It's possible that some of the most important news about the future of the global climate came out last week without most people noticing.
Quick thread to explain why: https://www.bloomberg.com/opinion/articles/2020-09-21/coal-s-last-refuge-tumbles-with-china-s-renewable-energy-plan?sref=5JzLFdzD
What China does over the next five years will have by far the biggest impact on our ability to live within the world's carbon budget.
China's greenhouse emissions are now greater than those of Europe and the U.S. put together.
That's worrying because while coal, the dirtiest fuel, is dying a rapid death in Europe and the U.S., it still receives a great deal of political support and subsidy in China: https://www.bloomberg.com/opinion/articles/2020-09-06/petrochina-s-emissions-targets-are-more-about-national-security?sref=5JzLFdzD
The policies set this year for the 14th five-year plan will run through 2025.
People have been nervously trying to read the tea-leaves on what will be in the five-year plan for some time.
In purely commercial terms, renewables have won this race. But the Chinese state can deliver powerful backing to keep coal alive. https://www.bloomberg.com/opinion/articles/2019-12-07/tackling-climate-change-depends-on-china-embracing-energy-markets?sref=5JzLFdzD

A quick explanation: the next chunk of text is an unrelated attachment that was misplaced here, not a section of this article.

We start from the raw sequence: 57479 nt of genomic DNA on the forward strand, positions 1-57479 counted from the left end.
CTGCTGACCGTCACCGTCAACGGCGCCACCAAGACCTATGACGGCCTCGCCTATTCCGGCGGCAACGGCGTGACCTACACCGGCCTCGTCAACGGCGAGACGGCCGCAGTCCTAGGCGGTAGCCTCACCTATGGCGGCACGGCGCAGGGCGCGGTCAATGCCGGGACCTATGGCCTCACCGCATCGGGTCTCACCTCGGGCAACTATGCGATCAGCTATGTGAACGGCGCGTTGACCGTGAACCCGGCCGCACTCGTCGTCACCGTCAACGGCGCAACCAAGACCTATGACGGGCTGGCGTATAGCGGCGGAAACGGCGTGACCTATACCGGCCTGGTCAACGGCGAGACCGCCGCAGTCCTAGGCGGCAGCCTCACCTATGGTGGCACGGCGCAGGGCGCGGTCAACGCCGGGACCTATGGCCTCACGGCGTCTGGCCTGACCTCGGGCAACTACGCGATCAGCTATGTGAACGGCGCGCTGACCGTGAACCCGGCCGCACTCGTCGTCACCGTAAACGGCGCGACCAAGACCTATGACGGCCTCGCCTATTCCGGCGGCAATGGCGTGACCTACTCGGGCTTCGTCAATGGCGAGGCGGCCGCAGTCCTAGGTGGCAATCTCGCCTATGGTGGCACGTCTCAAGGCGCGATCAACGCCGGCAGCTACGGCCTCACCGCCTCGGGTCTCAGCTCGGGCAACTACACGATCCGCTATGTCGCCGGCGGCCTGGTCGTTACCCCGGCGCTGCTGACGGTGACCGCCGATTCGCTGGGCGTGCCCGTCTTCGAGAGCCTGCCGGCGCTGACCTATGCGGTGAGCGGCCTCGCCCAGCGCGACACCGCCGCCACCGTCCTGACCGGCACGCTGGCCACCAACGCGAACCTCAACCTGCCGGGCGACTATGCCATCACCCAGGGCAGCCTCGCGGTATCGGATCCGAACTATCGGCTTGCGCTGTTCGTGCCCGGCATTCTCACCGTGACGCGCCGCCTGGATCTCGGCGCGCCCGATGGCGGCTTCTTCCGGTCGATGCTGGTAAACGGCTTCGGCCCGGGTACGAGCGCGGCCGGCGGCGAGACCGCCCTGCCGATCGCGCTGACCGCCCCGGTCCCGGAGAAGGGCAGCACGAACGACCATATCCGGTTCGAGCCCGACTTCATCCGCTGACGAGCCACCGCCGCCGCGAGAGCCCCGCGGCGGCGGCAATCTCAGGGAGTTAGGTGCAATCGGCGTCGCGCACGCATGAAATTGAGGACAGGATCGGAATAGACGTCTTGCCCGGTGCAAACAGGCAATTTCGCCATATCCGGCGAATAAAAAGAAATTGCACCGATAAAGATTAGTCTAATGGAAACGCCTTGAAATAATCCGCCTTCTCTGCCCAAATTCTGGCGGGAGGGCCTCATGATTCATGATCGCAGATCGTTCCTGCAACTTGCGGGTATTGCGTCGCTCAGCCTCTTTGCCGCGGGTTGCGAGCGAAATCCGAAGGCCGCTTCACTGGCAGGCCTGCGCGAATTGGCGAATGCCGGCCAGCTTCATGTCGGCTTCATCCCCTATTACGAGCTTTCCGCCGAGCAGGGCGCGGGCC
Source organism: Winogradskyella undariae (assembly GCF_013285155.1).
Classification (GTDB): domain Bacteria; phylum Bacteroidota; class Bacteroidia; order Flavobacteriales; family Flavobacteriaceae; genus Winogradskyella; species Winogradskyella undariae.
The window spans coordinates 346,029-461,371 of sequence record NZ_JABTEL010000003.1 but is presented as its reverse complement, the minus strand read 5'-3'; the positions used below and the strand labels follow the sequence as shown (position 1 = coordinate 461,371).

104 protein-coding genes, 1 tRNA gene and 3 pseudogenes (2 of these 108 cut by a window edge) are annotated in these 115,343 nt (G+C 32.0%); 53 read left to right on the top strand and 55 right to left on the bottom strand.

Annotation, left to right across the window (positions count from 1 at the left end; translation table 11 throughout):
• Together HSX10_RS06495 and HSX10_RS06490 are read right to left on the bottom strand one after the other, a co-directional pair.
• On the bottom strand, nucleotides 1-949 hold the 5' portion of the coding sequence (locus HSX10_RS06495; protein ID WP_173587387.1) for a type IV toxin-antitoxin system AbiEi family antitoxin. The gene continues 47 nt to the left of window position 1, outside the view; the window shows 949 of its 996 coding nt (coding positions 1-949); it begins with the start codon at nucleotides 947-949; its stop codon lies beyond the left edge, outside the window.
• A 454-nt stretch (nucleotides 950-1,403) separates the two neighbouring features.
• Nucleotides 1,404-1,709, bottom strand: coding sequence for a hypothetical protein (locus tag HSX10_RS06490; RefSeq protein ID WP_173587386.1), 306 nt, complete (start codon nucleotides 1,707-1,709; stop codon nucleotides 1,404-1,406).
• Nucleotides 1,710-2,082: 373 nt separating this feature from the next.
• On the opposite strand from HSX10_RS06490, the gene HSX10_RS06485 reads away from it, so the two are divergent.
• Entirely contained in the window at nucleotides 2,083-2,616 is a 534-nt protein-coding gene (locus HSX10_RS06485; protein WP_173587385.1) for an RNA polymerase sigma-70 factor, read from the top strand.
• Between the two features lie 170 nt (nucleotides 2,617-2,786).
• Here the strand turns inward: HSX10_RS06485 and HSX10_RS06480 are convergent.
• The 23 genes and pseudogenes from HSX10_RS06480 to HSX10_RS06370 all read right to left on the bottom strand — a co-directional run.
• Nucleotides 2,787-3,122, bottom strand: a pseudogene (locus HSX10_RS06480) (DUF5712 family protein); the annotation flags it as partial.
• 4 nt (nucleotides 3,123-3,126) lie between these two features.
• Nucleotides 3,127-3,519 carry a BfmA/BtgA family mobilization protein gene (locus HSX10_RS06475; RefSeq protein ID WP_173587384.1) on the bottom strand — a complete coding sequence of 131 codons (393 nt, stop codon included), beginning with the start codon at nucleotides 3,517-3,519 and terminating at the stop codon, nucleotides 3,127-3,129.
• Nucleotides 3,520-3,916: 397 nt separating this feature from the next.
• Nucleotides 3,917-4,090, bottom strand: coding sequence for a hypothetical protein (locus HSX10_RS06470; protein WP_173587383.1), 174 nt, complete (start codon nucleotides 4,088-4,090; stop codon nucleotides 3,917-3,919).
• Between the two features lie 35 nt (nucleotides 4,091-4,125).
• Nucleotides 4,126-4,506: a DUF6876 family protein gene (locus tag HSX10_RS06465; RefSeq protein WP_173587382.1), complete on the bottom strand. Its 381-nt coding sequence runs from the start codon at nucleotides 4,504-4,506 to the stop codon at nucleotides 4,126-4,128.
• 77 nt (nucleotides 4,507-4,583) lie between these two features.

Premier Li Keqiang is always giving speeches singing the praises of coal. At a time when China is increasingly at odds with other countries, this is a fuel which is almost entirely domestically supplied. (As are renewables, of course...) https://news.cgtn.com/news/2020-05-22/Full-text-Premier-Li-s-speech-at-the-third-session-of-the-13th-NPC-QHaP1FpB8k/index.html
So this Bloomberg News scoop, and other reports that have crept out from the emerging 14th five-year plan process, represents very good news. It suggests that Beijing is putting more weight behind renewables: https://www.bloomberg.com/news/articles/2020-09-17/china-considers-stronger-clean-energy-goals-for-next-five-years?sref=5JzLFdzD
How much weight? Well, if it installs solar and wind capacities in line with this analysis by brokerage Industrial Securities and they run at the same capacity factors as current facilities, China is at peak coal now: https://mp.weixin.qq.com/s/SKpov6BvLWm59DX_LW9HZg
That's in spite of 250GW of new coal plants under development per this June report by @globalenergymon https://globalenergymonitor.org/wp-content/uploads/2020/06/China-coal-plant-brief-June-2020v2.pdf
-- more coal capacity than you'll find in the entire U.S. or Indian power systems.
This assumes that grid connections are available (curtailment of renewables a few years back was largely a problem of a lack of transmission lines) and that renewables zero marginal costs mean they're the first-run power source.
It's also not accounting for time-of-day issues. Fossil fuel plants would switch off during the day and the summer and move to load-following in the evening peak period, at night and in winter, as we see in other countries.
This isn't enough on its own. But "China puts through a coal-heavy five-year plan" is one of the things that's kept me up at night in recent months, so evidence that this issue may be coming off the table is very welcome. (ends)